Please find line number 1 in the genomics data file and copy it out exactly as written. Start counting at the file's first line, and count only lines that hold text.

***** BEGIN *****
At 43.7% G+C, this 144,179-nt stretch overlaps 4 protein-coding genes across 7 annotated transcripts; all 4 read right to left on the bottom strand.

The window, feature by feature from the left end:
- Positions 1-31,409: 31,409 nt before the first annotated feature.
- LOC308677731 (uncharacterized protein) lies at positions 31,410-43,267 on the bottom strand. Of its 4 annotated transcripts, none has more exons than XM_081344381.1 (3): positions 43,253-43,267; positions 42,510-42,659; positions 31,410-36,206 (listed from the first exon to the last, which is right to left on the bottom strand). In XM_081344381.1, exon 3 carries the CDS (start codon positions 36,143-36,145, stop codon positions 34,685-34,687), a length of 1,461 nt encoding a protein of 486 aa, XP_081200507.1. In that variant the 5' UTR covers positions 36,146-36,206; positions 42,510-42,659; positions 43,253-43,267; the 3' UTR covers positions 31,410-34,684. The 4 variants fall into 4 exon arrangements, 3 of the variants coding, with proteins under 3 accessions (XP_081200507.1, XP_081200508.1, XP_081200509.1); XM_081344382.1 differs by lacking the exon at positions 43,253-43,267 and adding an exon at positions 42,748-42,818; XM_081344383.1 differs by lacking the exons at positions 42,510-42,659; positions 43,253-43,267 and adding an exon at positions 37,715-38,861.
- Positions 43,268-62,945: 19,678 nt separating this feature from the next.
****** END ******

At 43.7% G+C, this 144,179-nt stretch overlaps 4 protein-coding genes across 7 annotated transcripts; all 4 read right to left on the bottom strand.